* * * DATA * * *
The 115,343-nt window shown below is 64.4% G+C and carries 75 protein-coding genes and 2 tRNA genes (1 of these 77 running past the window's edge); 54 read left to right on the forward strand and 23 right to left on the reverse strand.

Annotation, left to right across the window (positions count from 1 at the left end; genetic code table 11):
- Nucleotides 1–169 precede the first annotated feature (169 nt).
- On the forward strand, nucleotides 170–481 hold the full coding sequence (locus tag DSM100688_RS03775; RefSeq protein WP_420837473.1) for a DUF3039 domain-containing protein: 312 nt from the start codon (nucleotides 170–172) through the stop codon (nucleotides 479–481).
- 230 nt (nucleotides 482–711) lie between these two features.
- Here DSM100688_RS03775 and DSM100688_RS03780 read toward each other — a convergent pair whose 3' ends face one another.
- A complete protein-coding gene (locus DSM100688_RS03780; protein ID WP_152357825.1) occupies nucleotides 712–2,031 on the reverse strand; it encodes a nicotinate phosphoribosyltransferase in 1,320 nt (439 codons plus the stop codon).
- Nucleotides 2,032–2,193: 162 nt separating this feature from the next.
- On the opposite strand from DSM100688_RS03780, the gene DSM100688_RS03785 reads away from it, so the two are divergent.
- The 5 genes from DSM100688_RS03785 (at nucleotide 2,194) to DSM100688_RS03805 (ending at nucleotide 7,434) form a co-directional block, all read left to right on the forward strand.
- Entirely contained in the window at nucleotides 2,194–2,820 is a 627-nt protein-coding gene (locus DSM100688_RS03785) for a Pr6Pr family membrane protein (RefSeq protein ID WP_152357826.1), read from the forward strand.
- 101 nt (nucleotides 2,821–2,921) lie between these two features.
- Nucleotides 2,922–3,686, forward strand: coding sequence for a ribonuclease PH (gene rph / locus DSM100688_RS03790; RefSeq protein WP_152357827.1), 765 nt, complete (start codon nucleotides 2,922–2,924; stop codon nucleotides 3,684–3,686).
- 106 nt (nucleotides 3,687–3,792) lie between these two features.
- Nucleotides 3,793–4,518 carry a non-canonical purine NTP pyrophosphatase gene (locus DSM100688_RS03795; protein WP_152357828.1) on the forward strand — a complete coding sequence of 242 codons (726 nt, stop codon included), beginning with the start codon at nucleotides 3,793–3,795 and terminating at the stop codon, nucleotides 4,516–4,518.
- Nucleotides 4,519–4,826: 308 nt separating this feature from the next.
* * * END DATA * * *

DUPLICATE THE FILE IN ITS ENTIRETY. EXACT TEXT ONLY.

The 115,343-nt window shown below is 64.4% G+C and carries 75 protein-coding genes and 2 tRNA genes (1 of these 77 running past the window's edge); 54 read left to right on the forward strand and 23 right to left on the reverse strand.

Annotation, left to right across the window (positions count from 1 at the left end; genetic code table 11):
- Nucleotides 1–169 precede the first annotated feature (169 nt).
- On the forward strand, nucleotides 170–481 hold the full coding sequence (locus tag DSM100688_RS03775; RefSeq protein WP_420837473.1) for a DUF3039 domain-containing protein: 312 nt from the start codon (nucleotides 170–172) through the stop codon (nucleotides 479–481).
- 230 nt (nucleotides 482–711) lie between these two features.
- Here DSM100688_RS03775 and DSM100688_RS03780 read toward each other — a convergent pair whose 3' ends face one another.
- A complete protein-coding gene (locus DSM100688_RS03780; protein ID WP_152357825.1) occupies nucleotides 712–2,031 on the reverse strand; it encodes a nicotinate phosphoribosyltransferase in 1,320 nt (439 codons plus the stop codon).
- Nucleotides 2,032–2,193: 162 nt separating this feature from the next.
- On the opposite strand from DSM100688_RS03780, the gene DSM100688_RS03785 reads away from it, so the two are divergent.
- The 5 genes from DSM100688_RS03785 (at nucleotide 2,194) to DSM100688_RS03805 (ending at nucleotide 7,434) form a co-directional block, all read left to right on the forward strand.
- Entirely contained in the window at nucleotides 2,194–2,820 is a 627-nt protein-coding gene (locus DSM100688_RS03785) for a Pr6Pr family membrane protein (RefSeq protein ID WP_152357826.1), read from the forward strand.
- 101 nt (nucleotides 2,821–2,921) lie between these two features.
- Nucleotides 2,922–3,686, forward strand: coding sequence for a ribonuclease PH (gene rph / locus DSM100688_RS03790; RefSeq protein WP_152357827.1), 765 nt, complete (start codon nucleotides 2,922–2,924; stop codon nucleotides 3,684–3,686).
- 106 nt (nucleotides 3,687–3,792) lie between these two features.
- Nucleotides 3,793–4,518 carry a non-canonical purine NTP pyrophosphatase gene (locus DSM100688_RS03795; protein WP_152357828.1) on the forward strand — a complete coding sequence of 242 codons (726 nt, stop codon included), beginning with the start codon at nucleotides 3,793–3,795 and terminating at the stop codon, nucleotides 4,516–4,518.
- Nucleotides 4,519–4,826: 308 nt separating this feature from the next.